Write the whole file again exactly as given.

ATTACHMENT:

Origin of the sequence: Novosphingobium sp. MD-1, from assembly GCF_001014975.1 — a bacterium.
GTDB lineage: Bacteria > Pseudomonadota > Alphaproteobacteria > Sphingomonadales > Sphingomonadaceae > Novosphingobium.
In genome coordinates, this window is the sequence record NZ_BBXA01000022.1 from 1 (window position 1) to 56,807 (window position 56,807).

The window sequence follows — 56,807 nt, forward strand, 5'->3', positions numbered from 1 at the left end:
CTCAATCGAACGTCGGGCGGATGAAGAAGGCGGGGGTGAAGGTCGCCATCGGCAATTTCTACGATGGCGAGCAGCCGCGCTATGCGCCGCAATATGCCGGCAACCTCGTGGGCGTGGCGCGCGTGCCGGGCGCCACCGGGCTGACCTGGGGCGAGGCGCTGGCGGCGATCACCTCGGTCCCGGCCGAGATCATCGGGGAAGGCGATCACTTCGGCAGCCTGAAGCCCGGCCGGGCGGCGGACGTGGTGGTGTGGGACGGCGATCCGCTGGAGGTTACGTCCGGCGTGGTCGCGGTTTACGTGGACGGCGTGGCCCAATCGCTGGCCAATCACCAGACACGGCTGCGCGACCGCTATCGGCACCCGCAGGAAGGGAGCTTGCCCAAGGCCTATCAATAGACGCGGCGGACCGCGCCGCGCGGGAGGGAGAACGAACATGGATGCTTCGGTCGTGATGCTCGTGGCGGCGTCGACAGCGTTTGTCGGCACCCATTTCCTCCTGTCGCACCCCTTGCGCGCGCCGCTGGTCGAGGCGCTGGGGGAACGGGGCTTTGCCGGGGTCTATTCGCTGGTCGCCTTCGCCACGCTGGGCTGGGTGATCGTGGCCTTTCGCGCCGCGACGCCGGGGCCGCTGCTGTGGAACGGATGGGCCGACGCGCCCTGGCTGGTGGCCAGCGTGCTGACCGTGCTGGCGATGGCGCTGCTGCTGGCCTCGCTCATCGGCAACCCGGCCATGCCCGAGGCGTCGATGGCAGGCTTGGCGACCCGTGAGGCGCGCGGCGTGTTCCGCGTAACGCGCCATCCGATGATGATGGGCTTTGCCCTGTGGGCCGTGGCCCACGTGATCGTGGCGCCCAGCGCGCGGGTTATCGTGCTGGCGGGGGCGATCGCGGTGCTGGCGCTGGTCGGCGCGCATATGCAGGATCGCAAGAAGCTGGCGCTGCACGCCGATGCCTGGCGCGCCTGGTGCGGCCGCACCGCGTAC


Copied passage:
Origin of the sequence: Novosphingobium sp. MD-1, from assembly GCF_001014975.1 — a bacterium.
GTDB lineage: Bacteria > Pseudomonadota > Alphaproteobacteria > Sphingomonadales > Sphingomonadaceae > Novosphingobium.
In genome coordinates, this window is the sequence record NZ_BBXA01000022.1 from 1 (window position 1) to 56,807 (window position 56,807).

The window sequence follows — 56,807 nt, forward strand, 5'->3', positions numbered from 1 at the left end:
CTCAATCGAACGTCGGGCGGATGAAGAAGGCGGGGGTGAAGGTCGCCATCGGCAATTTCTACGATGGCGAGCAGCCGCGCTATGCGCCGCAATATGCCGGCAACCTCGTGGGCGTGGCGCGCGTGCCGGGCGCCACCGGGCTGACCTGGGGCGAGGCGCTGGCGGCGATCACCTCGGTCCCGGCCGAGATCATCGGGGAAGGCGATCACTTCGGCAGCCTGAAGCCCGGCCGGGCGGCGGACGTGGTGGTGTGGGACGGCGATCCGCTGGAGGTTACGTCCGGCGTGGTCGCGGTTTACGTGGACGGCGTGGCCCAATCGCTGGCCAATCACCAGACACGGCTGCGCGACCGCTATCGGCACCCGCAGGAAGGGAGCTTGCCCAAGGCCTATCAATAGACGCGGCGGACCGCGCCGCGCGGGAGGGAGAACGAACATGGATGCTTCGGTCGTGATGCTCGTGGCGGCGTCGACAGCGTTTGTCGGCACCCATTTCCTCCTGTCGCACCCCTTGCGCGCGCCGCTGGTCGAGGCGCTGGGGGAACGGGGCTTTGCCGGGGTCTATTCGCTGGTCGCCTTCGCCACGCTGGGCTGGGTGATCGTGGCCTTTCGCGCCGCGACGCCGGGGCCGCTGCTGTGGAACGGATGGGCCGACGCGCCCTGGCTGGTGGCCAGCGTGCTGACCGTGCTGGCGATGGCGCTGCTGCTGGCCTCGCTCATCGGCAACCCGGCCATGCCCGAGGCGTCGATGGCAGGCTTGGCGACCCGTGAGGCGCGCGGCGTGTTCCGCGTAACGCGCCATCCGATGATGATGGGCTTTGCCCTGTGGGCCGTGGCCCACGTGATCGTGGCGCCCAGCGCGCGGGTTATCGTGCTGGCGGGGGCGATCGCGGTGCTGGCGCTGGTCGGCGCGCATATGCAGGATCGCAAGAAGCTGGCGCTGCACGCCGATGCCTGGCGCGCCTGGTGCGGCCGCACCGCGTAC